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Lap Dancing with the Courts

by Paul Rapp on June 15, 2011

A decision out of an Albany state court last week turned some art-world heads—it had to do with the Nite Moves “gentleman’s club” on Route 9. The court rejected the club’s owner’s claim for a tax break under a state law that provides a sales tax exemption for admission costs to “live dramatic, choreographic or musical performance[s].”

OK, let the jokes begin. Actually, they already have. Even the court threw in a zinger or two (“. . . there can be no serious question that—at a bare minimum—petitioner failed to meet its burden . . . ”). But as often happens with cases like this, goofy as they may seem, serious issues are involved, and the way the court decided them is troubling.

The crux, as pointed out in ArtInfo.com, is that the court went where courts never should go—and decided that pole and lap dancing were not art. And this wasn’t decided because them Latham’s dancin’ gals was nekkid; courts have long refused to allow, on constitutional grounds, regulations based on the content of the dancing. An incredible decision in this regard came in 1998 from local federal judge Thomas McAvoy in a case involving the City of Schenectady trying to ban all nude dancing. Check out this quote: “Perhaps the City of Schenectady finds the performances in cabarets more objectionable because the audience is mostly men who prefer to drink Budweiser while they view the naked form engaged in dance, rather than the couples at the opera who prefer Dom Perignon with their falsetto.” No question, “erotic dancing” is protected expression pursuant to the First Amendment.

Here, the court tiptoed around the constitutional issues and held that there was no credible evidence that the dancers’ moves were choreographed, despite the testimony of the club’s expert, a cultural anthropologist who testified at length that, yes, what goes on at Nite Moves, both around the pole and on the couches, fits neatly into the definition of choreography.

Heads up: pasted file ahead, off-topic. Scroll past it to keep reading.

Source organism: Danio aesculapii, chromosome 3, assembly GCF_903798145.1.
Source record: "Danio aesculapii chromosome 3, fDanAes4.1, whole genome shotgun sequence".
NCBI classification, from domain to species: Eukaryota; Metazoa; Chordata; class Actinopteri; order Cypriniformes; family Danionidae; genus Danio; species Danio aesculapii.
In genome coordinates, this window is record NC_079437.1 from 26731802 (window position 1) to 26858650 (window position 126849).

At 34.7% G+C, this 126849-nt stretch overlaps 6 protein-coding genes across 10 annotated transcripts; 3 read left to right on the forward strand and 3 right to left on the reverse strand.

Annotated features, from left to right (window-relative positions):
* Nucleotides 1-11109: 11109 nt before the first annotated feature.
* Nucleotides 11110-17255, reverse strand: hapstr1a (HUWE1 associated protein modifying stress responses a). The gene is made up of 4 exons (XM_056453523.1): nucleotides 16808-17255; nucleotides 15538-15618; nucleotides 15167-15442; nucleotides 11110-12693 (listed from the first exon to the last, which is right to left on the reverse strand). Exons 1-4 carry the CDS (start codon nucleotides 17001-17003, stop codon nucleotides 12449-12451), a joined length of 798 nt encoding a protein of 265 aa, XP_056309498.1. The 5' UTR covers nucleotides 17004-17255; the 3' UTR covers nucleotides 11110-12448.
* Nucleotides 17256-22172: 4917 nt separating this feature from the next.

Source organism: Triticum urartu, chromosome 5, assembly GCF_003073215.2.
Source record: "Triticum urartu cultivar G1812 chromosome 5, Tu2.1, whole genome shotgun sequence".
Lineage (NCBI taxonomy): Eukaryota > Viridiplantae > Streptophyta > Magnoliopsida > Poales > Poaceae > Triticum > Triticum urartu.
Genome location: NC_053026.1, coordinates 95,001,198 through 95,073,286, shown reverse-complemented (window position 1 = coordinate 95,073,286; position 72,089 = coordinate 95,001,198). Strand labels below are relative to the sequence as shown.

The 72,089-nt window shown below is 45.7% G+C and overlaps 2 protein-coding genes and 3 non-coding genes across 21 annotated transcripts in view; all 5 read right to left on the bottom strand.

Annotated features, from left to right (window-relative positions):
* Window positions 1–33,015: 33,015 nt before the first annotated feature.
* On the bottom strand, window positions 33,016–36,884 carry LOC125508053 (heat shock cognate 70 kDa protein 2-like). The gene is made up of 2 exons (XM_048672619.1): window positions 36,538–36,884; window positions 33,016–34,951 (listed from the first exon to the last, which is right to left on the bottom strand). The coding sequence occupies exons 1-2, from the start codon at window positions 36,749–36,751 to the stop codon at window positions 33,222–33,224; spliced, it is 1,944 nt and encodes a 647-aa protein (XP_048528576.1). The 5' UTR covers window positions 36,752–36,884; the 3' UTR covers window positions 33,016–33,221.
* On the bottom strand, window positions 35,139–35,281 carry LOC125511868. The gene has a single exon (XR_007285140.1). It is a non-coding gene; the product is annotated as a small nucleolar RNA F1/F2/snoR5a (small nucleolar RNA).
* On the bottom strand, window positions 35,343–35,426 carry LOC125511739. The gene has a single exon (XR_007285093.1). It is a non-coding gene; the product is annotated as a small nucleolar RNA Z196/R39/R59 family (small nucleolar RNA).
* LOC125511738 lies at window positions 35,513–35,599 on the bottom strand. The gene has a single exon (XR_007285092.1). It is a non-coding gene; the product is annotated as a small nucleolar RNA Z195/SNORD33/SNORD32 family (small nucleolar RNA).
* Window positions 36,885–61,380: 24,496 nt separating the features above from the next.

On one hand, the decision could be read as really dealing solely with evidentiary issues—that the court didn’t like the expert’s testimony, and no dangerous precedent has been set. On the other, it could be argued that the court’s rejection of the expert was a stretch of logic and law, employed to get the court to where it felt it needed to go. Which poses some problems. Hmmm. Buh-bye tax breaks for modern improvisational dance? Folk dancing? The decision will likely be appealed, and we’ll see what happens.

Speaking of what happens, back in February I wrote about this “street artist” character who calls himself “Mr. Brainwash.” He was featured in the film Exit Through the Gift Shop, which was either a documentary or a mockumentary (or maybe both) of the street-art scene. The Hollywood Reporter reports that Mr. Brainwash was just found liable of infringement for an appropriation piece that was featured in the film, a piece based on a 1990s photograph of Run-DMC. Like the recent decision against artist Richard Prince, the court rejected Mr. Brainwash’s claim that his use of the photo was fair use. And, like the Prince decision, the judge used some really broad language to justify the ruling:

“To permit one artist the right to use without consequence the original creative and copyrighted work of another artist simply because that artist wished to create an alternative work would eviscerate any protection by the Copyright Act. . . . Without such protection, artists would lack the ability to control the reproduction and public display of their work and, by extension, to justly benefit from their original creative work.”

Ouch! Granted, the judge apparently did look at the “four factors” judges use to determine whether something is fair use. Whether he looked hard enough at the “transformative” nature of Mr. Brainwash’s work is another issue. Whether the judge was correct is actually another issue, too. The big problem is this: To have language like that quoted above just hanging out there, available for lawyers to grab and use out of context, will have a huge chilling effect on the creation of new works. The ruling will be a hammer at the disposal of copyright bullies.

I can’t find the decision anywhere online, so we’ll just have the take the report’s word for it that the court also apparently accepted that Mr. Brainwash was actually the person who created the work, and that he’s liable for the infringement. Which raises the question of whether the film’s producers and directors might be liable as well.

I’m sensing a trend here, and I don’t like it.